… and an excuse to post another photo of a gooseberry.
As I was checking on the way dictionaries expressed the pronunciation of ‘gooseberry’, I found a few interesting uses of the word.
It is, or was, possible to have gooseberry eyes, which are, so they say, dull and grey, like boiled gooseberries! Or how about a gooseberry wig, which is large and, apparently, ‘frizzled’. Most people have heard of playing gooseberry, but to play old gooseberry was to cause havoc or mischief, ‘Old Gooseberry’ being the Devil himself!
There are also still a few gooseberry shows around the country, such as the famous one at Egton Bridge in North Yorkshire, which started in 1800. Somehow I don’t think the ones in my garden would qualify, but they still look good to me!
I seem to recall that the single gooseberry produced by my plant last year turned a deep red, so possibly more gooseberry ramblngs to follow…
I’ve only got one gooseberry plant; it’s in a fairly small container and has been sadly neglected. Every time there’s a hint of a breeze in the wind tunnel that is my garden, it topples over. But now it’s rewarded me with some of its glowing green gems, so I know I have to repay it by finding it a new and safer home.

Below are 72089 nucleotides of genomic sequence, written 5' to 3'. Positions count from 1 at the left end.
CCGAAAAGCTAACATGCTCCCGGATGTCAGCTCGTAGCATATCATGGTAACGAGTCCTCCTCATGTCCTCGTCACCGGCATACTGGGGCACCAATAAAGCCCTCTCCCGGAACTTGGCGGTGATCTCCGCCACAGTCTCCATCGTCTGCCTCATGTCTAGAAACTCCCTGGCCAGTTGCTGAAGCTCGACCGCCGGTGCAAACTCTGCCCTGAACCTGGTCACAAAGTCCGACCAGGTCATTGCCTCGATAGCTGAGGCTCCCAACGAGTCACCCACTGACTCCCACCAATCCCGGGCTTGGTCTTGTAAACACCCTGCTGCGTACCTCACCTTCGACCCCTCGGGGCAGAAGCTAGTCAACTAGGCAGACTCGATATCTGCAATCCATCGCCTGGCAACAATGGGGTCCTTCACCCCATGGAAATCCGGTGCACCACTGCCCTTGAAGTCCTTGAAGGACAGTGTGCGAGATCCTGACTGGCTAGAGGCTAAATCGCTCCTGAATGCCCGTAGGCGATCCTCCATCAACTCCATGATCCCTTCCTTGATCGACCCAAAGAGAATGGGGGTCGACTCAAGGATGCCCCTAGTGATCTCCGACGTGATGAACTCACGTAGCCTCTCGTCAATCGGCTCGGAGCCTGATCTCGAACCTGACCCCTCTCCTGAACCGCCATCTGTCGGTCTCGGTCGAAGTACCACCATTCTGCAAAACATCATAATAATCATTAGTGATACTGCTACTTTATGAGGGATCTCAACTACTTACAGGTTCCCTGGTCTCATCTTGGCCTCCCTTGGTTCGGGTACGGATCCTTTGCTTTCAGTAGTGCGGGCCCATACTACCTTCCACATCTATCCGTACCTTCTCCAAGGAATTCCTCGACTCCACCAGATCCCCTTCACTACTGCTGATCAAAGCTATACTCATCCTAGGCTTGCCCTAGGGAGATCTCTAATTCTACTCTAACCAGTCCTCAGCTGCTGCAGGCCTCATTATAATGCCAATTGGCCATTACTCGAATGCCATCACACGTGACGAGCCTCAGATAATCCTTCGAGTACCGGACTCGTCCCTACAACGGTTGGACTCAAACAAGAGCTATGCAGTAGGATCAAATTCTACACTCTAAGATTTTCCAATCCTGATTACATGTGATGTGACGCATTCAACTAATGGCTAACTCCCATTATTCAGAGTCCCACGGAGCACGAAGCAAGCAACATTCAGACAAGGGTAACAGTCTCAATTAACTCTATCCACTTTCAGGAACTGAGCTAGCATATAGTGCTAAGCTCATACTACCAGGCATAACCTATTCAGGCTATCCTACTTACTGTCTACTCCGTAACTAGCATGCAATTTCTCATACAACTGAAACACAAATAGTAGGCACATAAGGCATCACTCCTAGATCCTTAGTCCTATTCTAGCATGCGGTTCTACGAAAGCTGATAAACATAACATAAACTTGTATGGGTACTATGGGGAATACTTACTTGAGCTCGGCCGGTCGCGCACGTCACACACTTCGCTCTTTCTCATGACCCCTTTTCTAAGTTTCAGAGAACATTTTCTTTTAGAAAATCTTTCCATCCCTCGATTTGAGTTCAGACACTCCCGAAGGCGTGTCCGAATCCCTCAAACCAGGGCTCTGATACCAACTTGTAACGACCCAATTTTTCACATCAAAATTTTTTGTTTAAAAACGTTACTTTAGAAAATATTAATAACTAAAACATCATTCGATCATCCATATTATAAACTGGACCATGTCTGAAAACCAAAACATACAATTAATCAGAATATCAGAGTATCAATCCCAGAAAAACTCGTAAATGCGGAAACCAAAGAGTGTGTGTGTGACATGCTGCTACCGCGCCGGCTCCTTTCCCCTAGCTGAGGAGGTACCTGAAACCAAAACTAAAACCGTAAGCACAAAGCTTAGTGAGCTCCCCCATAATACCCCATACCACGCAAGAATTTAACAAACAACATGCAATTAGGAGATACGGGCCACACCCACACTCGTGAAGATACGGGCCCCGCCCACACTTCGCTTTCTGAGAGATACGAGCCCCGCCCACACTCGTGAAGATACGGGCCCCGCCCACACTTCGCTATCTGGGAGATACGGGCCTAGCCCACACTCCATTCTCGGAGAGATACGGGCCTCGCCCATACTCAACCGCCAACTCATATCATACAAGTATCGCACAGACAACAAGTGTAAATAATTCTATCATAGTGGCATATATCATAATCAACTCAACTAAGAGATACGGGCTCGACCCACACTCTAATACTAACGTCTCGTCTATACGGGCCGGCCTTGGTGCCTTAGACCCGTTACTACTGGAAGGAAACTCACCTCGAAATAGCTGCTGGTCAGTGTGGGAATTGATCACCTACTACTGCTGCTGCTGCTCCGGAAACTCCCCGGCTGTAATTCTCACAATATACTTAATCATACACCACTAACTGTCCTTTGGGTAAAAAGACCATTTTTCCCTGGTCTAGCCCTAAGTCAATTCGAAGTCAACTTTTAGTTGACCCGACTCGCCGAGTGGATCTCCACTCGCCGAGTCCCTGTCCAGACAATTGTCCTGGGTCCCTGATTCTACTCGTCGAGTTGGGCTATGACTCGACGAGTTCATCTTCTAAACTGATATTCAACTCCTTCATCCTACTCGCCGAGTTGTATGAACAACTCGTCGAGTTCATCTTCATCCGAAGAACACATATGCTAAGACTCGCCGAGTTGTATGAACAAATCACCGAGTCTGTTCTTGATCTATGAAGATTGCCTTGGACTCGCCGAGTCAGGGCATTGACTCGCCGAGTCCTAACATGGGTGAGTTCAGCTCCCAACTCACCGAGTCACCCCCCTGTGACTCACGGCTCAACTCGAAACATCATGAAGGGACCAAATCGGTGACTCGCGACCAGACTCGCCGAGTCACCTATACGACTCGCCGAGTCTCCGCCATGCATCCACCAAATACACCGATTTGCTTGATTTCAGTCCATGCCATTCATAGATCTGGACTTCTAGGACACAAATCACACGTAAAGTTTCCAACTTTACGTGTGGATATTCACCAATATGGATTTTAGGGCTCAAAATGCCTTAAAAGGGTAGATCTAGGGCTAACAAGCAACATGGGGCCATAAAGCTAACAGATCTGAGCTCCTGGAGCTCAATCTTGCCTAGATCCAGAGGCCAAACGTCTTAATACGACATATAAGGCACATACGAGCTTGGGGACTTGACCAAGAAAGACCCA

On the subject of the gooseberry – how to pronounce the word? One of the dictionaries I consulted tells me it’s:
‘gʊzbəri or ‘gʊzbri
but it could also be
(Apologies to experts if I’ve typed these inaccurately: it was quite difficult to find the right symbols.) I remember my grandmother using the first pronunciation, but my mum uses the last one, as do I. However you pronounce the word, they’re delicious!
Experimenting with linking my blog to Instagram and changing the theme. So far only one linked picture on Instagram, but hope to increase this soon…
This sums up what I’ve been like lately with my blog. Very, very slow. I’m afraid it’s probably always going to be a bit of a stop-start process for me – at least for the foreseeable future – until work and family become a little easier to manage.
This little stone tortoise was given to one of my children by a family friend some time ago. It had resided in her garden for quite a long time before that, I believe, so it’s understandably looking somewhat weathered, but that is part of its charm. I keep forgetting all about it and then it turns up again to make me smile and remember.
So today, when it appeared, I realised it was telling me something. Time to start blogging again! Lots going on in the garden, so will update this week…